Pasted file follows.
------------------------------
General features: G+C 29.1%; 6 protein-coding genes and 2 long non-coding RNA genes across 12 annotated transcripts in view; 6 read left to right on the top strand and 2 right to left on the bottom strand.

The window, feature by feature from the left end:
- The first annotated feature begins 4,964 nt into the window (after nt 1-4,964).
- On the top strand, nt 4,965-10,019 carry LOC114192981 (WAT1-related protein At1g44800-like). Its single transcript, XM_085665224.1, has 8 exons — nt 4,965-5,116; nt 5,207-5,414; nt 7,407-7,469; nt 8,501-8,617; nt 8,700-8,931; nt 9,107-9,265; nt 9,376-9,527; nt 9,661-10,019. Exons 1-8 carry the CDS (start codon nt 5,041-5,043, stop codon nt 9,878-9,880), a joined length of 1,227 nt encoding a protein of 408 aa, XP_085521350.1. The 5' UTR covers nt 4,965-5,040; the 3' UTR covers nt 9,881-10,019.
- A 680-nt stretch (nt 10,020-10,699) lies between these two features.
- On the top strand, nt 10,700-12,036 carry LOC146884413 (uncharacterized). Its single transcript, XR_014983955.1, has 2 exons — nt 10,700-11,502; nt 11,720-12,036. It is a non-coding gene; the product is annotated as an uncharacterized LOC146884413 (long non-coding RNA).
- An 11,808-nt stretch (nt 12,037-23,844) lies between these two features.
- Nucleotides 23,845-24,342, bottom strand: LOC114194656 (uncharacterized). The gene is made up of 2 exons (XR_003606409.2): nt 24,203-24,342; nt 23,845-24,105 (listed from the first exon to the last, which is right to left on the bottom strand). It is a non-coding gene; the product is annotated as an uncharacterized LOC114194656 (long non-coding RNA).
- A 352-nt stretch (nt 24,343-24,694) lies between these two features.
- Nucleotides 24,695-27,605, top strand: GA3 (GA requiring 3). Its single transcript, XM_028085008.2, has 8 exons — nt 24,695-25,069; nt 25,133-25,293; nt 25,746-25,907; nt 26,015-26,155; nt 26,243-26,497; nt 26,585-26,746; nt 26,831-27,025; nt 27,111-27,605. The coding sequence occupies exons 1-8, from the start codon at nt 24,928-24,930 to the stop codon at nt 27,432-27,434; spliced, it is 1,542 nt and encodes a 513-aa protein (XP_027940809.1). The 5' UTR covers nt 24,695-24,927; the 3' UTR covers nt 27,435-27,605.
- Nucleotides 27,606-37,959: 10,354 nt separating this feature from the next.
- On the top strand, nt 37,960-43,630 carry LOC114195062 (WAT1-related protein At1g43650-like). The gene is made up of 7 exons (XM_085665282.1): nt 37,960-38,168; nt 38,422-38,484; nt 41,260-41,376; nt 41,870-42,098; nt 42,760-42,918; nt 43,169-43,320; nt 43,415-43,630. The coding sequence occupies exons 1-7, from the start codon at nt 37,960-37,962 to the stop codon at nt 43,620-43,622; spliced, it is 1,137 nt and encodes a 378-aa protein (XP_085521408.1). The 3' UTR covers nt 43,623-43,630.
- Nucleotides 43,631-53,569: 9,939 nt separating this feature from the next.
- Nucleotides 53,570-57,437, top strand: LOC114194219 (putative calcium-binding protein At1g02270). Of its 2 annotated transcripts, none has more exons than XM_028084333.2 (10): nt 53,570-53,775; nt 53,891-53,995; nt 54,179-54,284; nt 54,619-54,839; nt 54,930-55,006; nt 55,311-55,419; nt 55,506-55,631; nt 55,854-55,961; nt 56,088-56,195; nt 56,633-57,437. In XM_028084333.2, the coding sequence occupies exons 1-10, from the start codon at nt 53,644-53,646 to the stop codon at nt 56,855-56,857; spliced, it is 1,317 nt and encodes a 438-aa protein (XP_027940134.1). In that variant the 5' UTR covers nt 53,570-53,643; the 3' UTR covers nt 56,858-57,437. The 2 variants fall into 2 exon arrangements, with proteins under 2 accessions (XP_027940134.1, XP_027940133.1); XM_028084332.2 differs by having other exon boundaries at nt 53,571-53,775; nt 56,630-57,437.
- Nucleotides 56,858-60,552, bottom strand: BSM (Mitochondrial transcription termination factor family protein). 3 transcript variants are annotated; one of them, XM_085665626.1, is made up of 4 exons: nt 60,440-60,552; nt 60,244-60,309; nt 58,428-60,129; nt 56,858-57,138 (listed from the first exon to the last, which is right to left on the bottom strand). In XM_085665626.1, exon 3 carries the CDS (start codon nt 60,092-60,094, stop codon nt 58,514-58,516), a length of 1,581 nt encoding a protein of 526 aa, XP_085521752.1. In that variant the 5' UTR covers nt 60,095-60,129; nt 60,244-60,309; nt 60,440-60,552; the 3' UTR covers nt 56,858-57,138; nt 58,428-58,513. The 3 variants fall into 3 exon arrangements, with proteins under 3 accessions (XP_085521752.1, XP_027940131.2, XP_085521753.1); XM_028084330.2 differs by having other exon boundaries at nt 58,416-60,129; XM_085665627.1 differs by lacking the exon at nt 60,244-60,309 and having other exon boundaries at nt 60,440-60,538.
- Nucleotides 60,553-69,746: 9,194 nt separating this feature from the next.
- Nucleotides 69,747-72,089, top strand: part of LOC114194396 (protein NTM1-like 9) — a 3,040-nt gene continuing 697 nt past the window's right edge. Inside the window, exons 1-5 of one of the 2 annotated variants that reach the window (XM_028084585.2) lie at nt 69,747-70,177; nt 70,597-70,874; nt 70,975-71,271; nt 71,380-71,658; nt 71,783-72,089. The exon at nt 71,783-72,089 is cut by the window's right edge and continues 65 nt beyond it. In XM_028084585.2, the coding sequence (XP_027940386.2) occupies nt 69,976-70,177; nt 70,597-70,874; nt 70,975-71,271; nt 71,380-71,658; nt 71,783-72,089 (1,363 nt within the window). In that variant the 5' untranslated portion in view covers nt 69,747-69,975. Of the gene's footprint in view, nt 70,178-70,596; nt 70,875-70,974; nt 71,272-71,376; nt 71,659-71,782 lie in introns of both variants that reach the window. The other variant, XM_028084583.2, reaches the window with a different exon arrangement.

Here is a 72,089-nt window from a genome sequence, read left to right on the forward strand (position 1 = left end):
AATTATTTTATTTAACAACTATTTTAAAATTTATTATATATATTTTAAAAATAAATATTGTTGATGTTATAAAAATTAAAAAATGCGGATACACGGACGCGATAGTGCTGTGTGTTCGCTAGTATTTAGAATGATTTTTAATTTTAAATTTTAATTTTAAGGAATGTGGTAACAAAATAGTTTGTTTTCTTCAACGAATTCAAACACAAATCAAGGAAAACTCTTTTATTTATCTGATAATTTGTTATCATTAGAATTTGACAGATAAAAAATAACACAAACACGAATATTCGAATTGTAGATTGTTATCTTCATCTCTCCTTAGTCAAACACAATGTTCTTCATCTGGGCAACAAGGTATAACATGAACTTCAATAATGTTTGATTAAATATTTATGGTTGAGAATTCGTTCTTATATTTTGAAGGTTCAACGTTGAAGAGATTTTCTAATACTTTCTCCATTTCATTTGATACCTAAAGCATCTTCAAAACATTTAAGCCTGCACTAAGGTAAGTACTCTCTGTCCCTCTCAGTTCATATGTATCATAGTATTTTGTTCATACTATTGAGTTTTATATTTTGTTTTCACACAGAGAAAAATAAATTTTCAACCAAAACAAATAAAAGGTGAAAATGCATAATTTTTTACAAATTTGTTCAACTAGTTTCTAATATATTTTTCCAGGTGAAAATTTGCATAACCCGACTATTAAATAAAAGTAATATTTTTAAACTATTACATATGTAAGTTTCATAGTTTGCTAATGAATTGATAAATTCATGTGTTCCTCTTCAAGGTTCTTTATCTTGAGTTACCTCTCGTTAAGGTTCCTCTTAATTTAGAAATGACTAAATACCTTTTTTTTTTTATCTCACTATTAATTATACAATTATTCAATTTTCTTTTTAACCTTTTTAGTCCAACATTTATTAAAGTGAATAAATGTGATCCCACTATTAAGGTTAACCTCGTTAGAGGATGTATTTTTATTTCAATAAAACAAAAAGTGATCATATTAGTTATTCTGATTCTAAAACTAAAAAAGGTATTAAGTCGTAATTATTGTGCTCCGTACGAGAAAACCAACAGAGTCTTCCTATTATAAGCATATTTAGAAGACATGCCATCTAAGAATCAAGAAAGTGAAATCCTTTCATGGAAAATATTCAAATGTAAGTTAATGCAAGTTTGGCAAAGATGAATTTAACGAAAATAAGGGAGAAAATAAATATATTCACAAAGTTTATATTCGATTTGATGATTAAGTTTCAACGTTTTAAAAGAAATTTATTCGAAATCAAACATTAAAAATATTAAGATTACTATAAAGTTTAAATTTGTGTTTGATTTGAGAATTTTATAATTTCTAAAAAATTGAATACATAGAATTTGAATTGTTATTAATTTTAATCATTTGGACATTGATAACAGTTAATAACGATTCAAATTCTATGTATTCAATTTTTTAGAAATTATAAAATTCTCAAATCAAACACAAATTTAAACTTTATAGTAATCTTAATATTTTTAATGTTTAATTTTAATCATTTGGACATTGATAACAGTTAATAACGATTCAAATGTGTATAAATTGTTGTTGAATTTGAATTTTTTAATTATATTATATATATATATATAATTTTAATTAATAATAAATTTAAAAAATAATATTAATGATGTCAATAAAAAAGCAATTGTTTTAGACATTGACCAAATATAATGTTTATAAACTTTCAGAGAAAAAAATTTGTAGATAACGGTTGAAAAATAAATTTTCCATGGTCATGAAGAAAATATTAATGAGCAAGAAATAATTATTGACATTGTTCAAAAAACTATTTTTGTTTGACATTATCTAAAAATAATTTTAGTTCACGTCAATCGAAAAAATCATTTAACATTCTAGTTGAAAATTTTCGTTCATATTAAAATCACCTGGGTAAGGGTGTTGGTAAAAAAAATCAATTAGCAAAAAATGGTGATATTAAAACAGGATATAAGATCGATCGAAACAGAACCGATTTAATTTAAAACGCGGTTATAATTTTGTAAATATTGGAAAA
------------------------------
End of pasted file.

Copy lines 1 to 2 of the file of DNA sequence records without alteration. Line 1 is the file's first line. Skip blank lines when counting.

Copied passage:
General features: G+C 29.1%; 6 protein-coding genes and 2 long non-coding RNA genes across 12 annotated transcripts in view; 6 read left to right on the top strand and 2 right to left on the bottom strand.

The window, feature by feature from the left end: